1. This week I got a donation from a reader who requested that it either count toward the extra chapter tally or I put in a large building exploding with a blocks-wide fallout radius. Now, I generally don’t take requests, having learned my lesson from the Narisian bonus arc. Not that I didn’t end up liking that, and the donors who asked for it were a pure pleasure to work with. It’s just that my creative process does poorly with outside direction. This time, though, it fit so perfectly with what I needed that I couldn’t resist.

    Sorry again about this week’s delay. My back is…different. I’m not sure I can say better because it actually hurts more now, but is debilitating me less; I can sit and write for as long as I need to at a time. Which is the important thing, I guess. And I’m feeling a bit more even-keeled emotionally. I hate being bipolar sometimes. The depression I can cope with, and the hypomanic phases are actually very helpful creatively, but I deeply miss the resilience I had as a teenager before it developed. I used to be completely unflappable. Being knocked off my keel by political news of all things is embarrassing and disheartening.

    Anyway, with regard to that:


    I try to keep things politically neutral around here, but let’s face it, I sort of dropped that facade on the last chapter’s comments. This I’m approaching as a backlash against an outdated and frankly stupid relic in the American democratic system, the Electoral College, which in this case has awarded the presidency to someone who lost the popular vote. That is bullshit. If you’re an American and not a Trump fan, please sign this. I’m assuming very few Trump fans read this serial; we don’t have a lot of finger-pointing at minorities around here, and in fact I’ve been chastised for that by people whose readership I don’t particularly desire.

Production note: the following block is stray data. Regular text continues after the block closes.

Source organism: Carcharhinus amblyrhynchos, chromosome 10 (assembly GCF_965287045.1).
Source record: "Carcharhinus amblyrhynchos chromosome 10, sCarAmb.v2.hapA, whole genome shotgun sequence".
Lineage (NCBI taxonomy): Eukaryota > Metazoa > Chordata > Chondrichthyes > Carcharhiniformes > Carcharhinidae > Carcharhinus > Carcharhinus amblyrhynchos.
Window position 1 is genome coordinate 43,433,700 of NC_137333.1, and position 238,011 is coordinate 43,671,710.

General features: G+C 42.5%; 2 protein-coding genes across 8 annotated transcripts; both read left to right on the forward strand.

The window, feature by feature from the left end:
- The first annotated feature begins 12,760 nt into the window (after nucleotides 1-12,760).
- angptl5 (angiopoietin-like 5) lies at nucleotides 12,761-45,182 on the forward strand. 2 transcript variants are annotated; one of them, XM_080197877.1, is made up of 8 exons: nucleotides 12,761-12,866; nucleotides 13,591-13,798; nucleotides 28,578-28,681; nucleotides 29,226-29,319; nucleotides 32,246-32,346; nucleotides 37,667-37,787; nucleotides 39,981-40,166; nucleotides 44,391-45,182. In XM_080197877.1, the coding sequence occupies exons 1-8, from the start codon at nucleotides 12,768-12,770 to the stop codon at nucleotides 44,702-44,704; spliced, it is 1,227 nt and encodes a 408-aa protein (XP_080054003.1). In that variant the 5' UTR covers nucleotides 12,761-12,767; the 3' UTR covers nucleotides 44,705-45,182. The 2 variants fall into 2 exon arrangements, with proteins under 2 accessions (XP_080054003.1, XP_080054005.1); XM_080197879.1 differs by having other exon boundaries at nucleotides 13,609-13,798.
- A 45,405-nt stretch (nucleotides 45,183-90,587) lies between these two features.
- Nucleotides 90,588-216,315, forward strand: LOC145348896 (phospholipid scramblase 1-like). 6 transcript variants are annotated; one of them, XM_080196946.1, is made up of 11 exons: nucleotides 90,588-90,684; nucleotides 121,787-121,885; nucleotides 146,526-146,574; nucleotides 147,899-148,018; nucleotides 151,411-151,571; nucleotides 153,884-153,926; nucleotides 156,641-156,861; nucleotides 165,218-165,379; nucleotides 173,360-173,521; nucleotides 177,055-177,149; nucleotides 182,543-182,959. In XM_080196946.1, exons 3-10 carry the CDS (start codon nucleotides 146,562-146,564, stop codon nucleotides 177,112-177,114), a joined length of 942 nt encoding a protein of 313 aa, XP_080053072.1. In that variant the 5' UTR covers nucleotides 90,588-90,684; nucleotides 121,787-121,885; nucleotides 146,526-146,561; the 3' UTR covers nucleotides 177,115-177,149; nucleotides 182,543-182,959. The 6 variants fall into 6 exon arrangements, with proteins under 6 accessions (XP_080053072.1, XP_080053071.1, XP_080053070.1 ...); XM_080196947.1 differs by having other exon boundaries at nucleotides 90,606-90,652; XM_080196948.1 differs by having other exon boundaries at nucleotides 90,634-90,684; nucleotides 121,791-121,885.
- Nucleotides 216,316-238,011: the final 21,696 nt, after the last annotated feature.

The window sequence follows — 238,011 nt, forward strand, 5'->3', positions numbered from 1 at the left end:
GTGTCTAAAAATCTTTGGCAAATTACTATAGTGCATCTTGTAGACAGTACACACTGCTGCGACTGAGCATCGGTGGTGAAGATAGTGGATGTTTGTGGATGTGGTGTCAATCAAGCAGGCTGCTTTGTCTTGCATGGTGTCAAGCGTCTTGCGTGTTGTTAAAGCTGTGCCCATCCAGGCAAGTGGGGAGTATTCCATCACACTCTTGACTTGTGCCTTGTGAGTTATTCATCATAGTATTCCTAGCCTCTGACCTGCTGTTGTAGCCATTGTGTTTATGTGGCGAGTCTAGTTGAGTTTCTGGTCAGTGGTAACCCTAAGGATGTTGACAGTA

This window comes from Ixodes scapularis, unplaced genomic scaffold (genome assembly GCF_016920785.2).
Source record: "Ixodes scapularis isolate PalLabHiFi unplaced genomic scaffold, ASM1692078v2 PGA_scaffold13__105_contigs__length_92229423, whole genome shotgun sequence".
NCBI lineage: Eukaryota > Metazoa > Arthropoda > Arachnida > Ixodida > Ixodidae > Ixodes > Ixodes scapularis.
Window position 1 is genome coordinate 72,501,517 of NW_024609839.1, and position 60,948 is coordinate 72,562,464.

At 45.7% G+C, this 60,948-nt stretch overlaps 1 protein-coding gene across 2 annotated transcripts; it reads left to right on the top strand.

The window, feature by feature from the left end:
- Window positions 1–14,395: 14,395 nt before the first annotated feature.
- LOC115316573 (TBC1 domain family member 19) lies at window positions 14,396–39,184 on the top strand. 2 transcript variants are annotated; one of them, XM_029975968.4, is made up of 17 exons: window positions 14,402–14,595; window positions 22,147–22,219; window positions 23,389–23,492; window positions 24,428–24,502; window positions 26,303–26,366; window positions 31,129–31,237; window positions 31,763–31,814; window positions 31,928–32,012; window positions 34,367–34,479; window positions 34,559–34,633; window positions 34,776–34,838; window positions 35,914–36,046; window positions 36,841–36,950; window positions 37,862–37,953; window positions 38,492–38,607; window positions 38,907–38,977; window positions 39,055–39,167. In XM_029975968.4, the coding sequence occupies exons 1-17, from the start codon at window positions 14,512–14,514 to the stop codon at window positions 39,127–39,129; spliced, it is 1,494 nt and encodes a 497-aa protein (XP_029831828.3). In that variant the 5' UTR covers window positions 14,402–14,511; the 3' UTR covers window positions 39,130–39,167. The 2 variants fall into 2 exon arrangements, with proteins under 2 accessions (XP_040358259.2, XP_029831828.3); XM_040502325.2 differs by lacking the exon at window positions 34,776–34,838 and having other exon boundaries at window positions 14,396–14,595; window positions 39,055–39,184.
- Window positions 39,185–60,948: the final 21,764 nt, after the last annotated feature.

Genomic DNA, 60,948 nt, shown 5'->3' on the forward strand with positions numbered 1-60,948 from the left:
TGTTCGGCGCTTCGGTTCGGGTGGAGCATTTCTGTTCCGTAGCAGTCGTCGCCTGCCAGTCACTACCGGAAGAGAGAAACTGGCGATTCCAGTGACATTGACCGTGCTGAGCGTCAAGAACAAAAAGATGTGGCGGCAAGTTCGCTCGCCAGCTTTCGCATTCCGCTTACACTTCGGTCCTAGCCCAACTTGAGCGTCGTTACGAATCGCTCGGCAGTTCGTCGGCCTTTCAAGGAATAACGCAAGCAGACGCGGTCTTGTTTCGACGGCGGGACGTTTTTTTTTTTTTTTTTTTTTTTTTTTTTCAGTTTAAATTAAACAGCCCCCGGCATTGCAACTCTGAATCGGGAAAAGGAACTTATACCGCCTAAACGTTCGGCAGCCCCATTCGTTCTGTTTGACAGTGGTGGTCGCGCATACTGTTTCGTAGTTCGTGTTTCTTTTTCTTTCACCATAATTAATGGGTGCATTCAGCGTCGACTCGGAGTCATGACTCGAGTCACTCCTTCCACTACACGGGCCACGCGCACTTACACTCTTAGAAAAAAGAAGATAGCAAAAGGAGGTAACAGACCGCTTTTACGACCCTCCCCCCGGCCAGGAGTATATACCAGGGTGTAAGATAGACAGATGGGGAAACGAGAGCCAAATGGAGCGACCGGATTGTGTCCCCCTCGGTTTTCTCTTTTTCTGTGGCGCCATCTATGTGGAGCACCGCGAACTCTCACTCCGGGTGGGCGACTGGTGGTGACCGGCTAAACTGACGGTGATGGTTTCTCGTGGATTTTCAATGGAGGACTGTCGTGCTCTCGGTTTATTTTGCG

Have as good a weekend as you can, everybody. Donation goal has dropped back to its previous level, but don’t worry; thanks to missed chapters we have a guaranteed three more weeks of Friday chapters before donations will be necessary to advance them again. And my thanks to the new Patreon backers who signed up this week!

    Everyone…take care of yourselves. Please.

    Liked by 5 people

    1. I am not a fan of trump but lumping all trump supporters are racist bigots is part of the problem. Sure some are but there’s extremists and dicks in all groups. So just because you don’t like a candidate you shouldn’t call all their supports bigots cause that’s asinine in itself.


      1. When someone campaigns specifically on a platform of scapegoating minorities to distract from his lack of any qualification for the post, I feel pretty comfortable concluding that bigotry played a role in his supporters’ motivations.

        Liked by 3 people

      2. I really don’t think they can take the moral high ground. And he didn’t mention anything about all Trump supporters being racist. But racism is undeniably the biggest part of Trump’s platform and the reason he won.

        Liked by 1 person

      3. Not, not all are bigots. But, any who did vote for him are willing to let bigotry slide in preference to screaming defiance at systems they actually need in place to have a chance against the forces actually behind their woes.

        Because naked capitalism with no oversight and patronism? Bad combo. Bad, bad, bad combo. Just ask Italy.

        Liked by 5 people

      4. Not every Trump supporter is a bigot, but every Trump supporter acknowledged that Trump is one, accepted it, and voted for him anyway.

        Liked by 4 people

      5. I didn’t vote for Trump. That being said, it’s not fair to call him a bigot. He’s gotten along fine with people of different skin colors before and led the fight to deracialize Palm Beach with Mar del Lago.

        Yes, he thinks illegal immigrants brought crime. We could have a long discussion about that. Yes he wants to deport Muslims because he’s scarred of jihadists. But I don’t know of anything in his long past which suggests that he treats, say, black people, any worse than he treats white people (which, to be fair, isn’t necessarily all that great).


    2. *sigh* More politics…